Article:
“I really look up to her. She’s such a great person. I used to look her and she used to help me out. I’ve learned a lot from her,” Johnson said.

Johnson is a versatile baseball player. She has pitched, catched and even hung out on first base. But recently, she has made the move to shortstop and hasn’t looked back, earning her new nickname in the process.

She is also a versatile athlete. At Sir William Mullock Secondary School in Newmarket, Johnson led the flag-football team as quarterback to the championship game. She made the AA midget hockey team with the Central York Panthers. These sports, Johnson says, help her on the diamond.

“Everything has helped with my fielding, my soft hands and my footwork in hockey and that all comes back to baseball in the end.”

Johnson is hoping to achieve a scholarship somewhere in the USA. Although the outlets are limited, she says she will continue to strive towards what she wants – and that is the national team for Canada.

Carmen Spilteri-Johnson will help her daughter explore her playing options. Last year, the family travelled to Virginia with Ontario’s travelling team. Many of the opposing players were a part of the American national team.

Her mom credits Team Ontario with inexpensive opportunities to provide all-year round practices and how they aid with all the girls playing baseball in seeking their future endeavours.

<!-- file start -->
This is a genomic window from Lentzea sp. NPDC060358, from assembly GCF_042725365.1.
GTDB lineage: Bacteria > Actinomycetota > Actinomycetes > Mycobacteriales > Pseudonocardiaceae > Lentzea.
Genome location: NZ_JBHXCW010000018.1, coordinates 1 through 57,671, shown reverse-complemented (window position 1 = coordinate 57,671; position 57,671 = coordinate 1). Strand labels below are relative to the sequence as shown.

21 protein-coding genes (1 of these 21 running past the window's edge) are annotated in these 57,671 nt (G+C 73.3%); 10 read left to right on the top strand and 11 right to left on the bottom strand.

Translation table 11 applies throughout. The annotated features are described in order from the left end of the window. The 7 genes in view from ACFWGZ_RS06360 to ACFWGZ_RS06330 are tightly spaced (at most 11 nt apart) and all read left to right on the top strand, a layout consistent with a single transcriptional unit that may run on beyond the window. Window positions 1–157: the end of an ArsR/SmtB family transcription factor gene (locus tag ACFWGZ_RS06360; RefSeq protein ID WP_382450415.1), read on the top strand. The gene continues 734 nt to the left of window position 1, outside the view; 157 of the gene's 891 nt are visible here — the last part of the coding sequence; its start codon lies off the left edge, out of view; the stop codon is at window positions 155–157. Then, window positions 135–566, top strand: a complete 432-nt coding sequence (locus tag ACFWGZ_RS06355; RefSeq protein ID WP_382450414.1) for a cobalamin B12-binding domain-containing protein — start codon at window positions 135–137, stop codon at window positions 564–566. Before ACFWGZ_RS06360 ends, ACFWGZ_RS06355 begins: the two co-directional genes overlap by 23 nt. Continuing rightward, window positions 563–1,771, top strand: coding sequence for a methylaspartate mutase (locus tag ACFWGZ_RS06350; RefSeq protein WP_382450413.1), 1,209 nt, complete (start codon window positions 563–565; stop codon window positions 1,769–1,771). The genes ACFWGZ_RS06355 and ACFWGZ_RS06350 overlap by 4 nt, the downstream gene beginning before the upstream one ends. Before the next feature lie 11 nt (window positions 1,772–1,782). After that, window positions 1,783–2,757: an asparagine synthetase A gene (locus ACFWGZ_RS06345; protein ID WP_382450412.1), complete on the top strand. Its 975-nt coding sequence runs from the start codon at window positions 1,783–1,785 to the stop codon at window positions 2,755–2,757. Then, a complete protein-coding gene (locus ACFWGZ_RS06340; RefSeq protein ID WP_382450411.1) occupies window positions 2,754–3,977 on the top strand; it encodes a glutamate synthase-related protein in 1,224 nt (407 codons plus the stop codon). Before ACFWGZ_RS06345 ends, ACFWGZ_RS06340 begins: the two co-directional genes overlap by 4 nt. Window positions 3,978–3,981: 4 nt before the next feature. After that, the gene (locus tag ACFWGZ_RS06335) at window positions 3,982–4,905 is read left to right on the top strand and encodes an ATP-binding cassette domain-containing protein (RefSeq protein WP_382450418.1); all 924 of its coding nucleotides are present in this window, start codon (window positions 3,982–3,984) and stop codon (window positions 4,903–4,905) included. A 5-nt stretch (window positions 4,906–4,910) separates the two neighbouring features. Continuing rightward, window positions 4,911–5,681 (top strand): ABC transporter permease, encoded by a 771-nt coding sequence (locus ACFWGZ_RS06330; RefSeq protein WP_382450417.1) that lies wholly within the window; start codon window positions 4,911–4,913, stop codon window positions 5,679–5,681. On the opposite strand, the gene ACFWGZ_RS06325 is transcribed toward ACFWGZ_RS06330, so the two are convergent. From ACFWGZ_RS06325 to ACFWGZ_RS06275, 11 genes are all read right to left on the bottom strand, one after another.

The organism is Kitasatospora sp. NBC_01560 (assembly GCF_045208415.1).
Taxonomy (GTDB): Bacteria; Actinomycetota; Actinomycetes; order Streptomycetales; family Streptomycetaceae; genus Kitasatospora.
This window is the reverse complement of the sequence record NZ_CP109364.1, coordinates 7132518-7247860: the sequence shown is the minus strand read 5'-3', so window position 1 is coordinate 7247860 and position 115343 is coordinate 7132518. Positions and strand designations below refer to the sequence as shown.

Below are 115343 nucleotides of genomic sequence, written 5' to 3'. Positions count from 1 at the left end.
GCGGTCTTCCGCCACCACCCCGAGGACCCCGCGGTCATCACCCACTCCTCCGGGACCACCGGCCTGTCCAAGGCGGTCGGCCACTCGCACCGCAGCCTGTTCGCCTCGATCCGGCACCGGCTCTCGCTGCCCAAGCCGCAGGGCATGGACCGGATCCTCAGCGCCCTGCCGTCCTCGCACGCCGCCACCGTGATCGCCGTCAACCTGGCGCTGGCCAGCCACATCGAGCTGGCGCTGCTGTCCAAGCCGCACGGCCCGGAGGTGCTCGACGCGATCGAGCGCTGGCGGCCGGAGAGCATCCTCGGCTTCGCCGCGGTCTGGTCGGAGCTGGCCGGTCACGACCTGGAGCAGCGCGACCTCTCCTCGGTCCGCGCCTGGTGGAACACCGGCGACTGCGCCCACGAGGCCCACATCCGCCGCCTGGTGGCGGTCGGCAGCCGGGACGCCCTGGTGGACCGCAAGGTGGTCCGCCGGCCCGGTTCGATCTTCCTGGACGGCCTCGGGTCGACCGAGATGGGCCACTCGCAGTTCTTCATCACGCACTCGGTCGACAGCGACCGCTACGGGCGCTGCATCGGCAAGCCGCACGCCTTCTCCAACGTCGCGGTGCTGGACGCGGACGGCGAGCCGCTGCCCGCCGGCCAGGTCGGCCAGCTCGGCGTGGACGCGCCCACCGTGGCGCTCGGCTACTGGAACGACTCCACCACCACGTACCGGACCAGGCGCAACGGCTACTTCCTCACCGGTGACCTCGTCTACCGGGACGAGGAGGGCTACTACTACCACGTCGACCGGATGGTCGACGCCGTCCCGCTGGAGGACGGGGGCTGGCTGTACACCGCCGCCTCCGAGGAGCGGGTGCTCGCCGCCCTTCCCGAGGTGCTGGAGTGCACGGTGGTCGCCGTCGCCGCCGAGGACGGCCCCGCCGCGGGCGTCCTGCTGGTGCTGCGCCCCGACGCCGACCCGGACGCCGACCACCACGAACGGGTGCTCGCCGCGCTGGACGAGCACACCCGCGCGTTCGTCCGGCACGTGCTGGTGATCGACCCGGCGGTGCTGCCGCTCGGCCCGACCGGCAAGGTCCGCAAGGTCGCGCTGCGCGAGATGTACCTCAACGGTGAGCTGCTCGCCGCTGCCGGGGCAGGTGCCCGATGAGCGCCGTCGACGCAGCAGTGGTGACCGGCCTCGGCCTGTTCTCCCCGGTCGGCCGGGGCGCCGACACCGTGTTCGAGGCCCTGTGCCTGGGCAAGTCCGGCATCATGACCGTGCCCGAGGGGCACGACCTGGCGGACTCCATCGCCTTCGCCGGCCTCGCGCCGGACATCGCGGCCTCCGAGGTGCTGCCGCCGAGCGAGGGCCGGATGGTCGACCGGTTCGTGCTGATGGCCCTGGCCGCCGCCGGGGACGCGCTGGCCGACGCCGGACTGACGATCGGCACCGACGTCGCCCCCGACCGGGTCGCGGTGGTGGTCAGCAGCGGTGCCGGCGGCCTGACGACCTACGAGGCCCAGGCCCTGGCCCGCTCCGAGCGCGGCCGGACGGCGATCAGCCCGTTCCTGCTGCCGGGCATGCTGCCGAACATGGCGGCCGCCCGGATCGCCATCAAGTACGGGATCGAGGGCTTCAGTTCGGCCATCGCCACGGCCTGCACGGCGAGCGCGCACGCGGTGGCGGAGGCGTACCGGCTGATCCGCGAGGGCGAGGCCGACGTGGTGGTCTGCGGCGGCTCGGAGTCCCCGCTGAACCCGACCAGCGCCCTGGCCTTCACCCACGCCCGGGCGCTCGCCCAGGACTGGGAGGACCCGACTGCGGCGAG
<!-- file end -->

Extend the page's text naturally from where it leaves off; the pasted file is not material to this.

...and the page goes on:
She is not your average 16-year-old. She puts others before herself and when her mom was diagnosed with cancer a few years back, Johnson and her siblings had to step it up in the house to help her father and her mother.

“Claire could not have been more mature and resilient and stepped up in the home. I’m very lucky all three of my children are that way. I’m very proud of her as a mom, having gone through that situation,” Spilteri-Johnson explained.

Johnson also helps to coach the sport in the Aurora-King Baseball organization. Last year, she taught 13-year-old boys a surfeit of tips and tricks she has learned over the years. Years down the road, these boys can say a girl instructed them on how to play; a staple as well within the organization to remember.

She is a role model to other younger girls with an interest in the sport and one for her current teammates as well.

“I think my biggest focus is trying to be there for others more than myself. I’ll do whatever I can to drop whatever I have to help someone else,” she says.

Johnson continues to be academically driven. She loves school and loves her friends. She is interested in gender equity, just like her older sister Olivia. Both girls have written research papers in school, challenging the gap between men and women in the sport.

Now through quarantine, Johnson still practices baseball techniques. Her father and her sister help her practice. The family will also allow her to take swings in the backyard and they will send a video of her swing to her coaches at the provincial team for feedback.

Right now, the family is planning to reach out to Baseball Canada in a couple of months to receive further instructions. They expect Johnson will be invited to join a prospects team next year.

When the time comes, Johnson will be ready for the next step in her journey.

By Robert Belardi